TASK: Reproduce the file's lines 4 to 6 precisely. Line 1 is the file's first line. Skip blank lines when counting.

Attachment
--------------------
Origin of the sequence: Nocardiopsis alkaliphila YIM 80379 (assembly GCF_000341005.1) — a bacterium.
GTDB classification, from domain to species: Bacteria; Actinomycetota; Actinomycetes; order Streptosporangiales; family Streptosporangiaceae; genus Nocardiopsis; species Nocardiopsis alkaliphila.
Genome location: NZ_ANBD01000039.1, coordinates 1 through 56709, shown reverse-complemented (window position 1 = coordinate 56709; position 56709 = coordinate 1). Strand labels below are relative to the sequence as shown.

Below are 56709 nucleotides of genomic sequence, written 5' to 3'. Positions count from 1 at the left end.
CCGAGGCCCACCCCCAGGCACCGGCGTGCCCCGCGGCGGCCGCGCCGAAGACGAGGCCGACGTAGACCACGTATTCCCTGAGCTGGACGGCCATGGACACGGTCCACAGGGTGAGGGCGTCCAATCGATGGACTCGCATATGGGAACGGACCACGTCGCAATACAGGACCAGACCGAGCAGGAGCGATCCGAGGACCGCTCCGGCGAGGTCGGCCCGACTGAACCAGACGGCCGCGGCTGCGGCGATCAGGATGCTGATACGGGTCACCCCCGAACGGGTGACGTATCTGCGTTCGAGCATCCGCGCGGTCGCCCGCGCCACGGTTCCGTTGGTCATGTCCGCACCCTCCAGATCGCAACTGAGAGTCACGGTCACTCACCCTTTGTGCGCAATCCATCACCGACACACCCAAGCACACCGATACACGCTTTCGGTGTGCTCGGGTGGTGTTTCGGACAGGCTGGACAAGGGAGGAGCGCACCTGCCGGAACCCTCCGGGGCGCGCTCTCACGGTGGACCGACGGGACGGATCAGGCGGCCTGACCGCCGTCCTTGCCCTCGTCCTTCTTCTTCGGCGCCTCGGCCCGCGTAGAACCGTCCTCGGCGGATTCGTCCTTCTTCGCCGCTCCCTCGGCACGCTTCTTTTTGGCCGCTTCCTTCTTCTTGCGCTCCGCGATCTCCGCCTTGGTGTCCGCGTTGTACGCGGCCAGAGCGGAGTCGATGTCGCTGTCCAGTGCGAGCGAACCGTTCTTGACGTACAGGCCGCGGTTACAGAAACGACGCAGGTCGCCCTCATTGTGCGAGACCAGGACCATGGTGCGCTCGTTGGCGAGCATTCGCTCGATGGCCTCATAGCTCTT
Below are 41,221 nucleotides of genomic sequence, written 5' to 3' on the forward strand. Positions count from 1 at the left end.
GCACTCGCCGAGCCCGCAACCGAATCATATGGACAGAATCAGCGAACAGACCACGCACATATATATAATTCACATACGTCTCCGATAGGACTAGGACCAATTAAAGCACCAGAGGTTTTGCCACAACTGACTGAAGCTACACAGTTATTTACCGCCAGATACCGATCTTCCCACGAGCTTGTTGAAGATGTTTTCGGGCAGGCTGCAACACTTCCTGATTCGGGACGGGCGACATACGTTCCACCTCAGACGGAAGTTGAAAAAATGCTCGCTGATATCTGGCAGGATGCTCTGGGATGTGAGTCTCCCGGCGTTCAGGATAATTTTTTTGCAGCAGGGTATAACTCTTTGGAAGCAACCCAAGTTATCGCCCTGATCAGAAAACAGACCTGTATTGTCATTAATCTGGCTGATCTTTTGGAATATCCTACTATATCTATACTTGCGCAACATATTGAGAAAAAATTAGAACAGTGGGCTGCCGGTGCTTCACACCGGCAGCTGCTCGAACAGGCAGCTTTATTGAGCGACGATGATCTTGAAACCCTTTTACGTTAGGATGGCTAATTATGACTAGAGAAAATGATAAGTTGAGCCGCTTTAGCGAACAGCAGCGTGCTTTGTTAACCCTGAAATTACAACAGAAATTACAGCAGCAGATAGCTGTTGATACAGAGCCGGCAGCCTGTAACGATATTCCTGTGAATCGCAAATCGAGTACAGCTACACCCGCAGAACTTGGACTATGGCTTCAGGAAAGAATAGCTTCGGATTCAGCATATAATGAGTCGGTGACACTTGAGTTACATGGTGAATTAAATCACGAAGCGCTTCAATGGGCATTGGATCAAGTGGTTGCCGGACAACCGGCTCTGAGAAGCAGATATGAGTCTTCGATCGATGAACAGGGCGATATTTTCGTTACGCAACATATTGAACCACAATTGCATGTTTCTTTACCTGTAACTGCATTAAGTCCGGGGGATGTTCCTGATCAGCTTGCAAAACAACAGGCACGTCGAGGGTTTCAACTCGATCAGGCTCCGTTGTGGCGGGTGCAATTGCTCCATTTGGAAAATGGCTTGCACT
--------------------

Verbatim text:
Below are 56709 nucleotides of genomic sequence, written 5' to 3'. Positions count from 1 at the left end.
CCGAGGCCCACCCCCAGGCACCGGCGTGCCCCGCGGCGGCCGCGCCGAAGACGAGGCCGACGTAGACCACGTATTCCCTGAGCTGGACGGCCATGGACACGGTCCACAGGGTGAGGGCGTCCAATCGATGGACTCGCATATGGGAACGGACCACGTCGCAATACAGGACCAGACCGAGCAGGAGCGATCCGAGGACCGCTCCGGCGAGGTCGGCCCGACTGAACCAGACGGCCGCGGCTGCGGCGATCAGGATGCTGATACGGGTCACCCCCGAACGGGTGACGTATCTGCGTTCGAGCATCCGCGCGGTCGCCCGCGCCACGGTTCCGTTGGTCATGTCCGCACCCTCCAGATCGCAACTGAGAGTCACGGTCACTCACCCTTTGTGCGCAATCCATCACCGACACACCCAAGCACACCGATACACGCTTTCGGTGTGCTCGGGTGGTGTTTCGGACAGGCTGGACAAGGGAGGAGCGCACCTGCCGGAACCCTCCGGGGCGCGCTCTCACGGTGGACCGACGGGACGGATCAGGCGGCCTGACCGCCGTCCTTGCCCTCGTCCTTCTTCTTCGGCGCCTCGGCCCGCGTAGAACCGTCCTCGGCGGATTCGTCCTTCTTCGCCGCTCCCTCGGCACGCTTCTTTTTGGCCGCTTCCTTCTTCTTGCGCTCCGCGATCTCCGCCTTGGTGTCCGCGTTGTACGCGGCCAGAGCGGAGTCGATGTCGCTGTCCAGTGCGAGCGAACCGTTCTTGACGTACAGGCCGCGGTTACAGAAACGACGCAGGTCGCCCTCATTGTGCGAGACCAGGACCATGGTGCGCTCGTTGGCGAGCATTCGCTCGATGGCCTCATAGCTCTT
Below are 41,221 nucleotides of genomic sequence, written 5' to 3' on the forward strand. Positions count from 1 at the left end.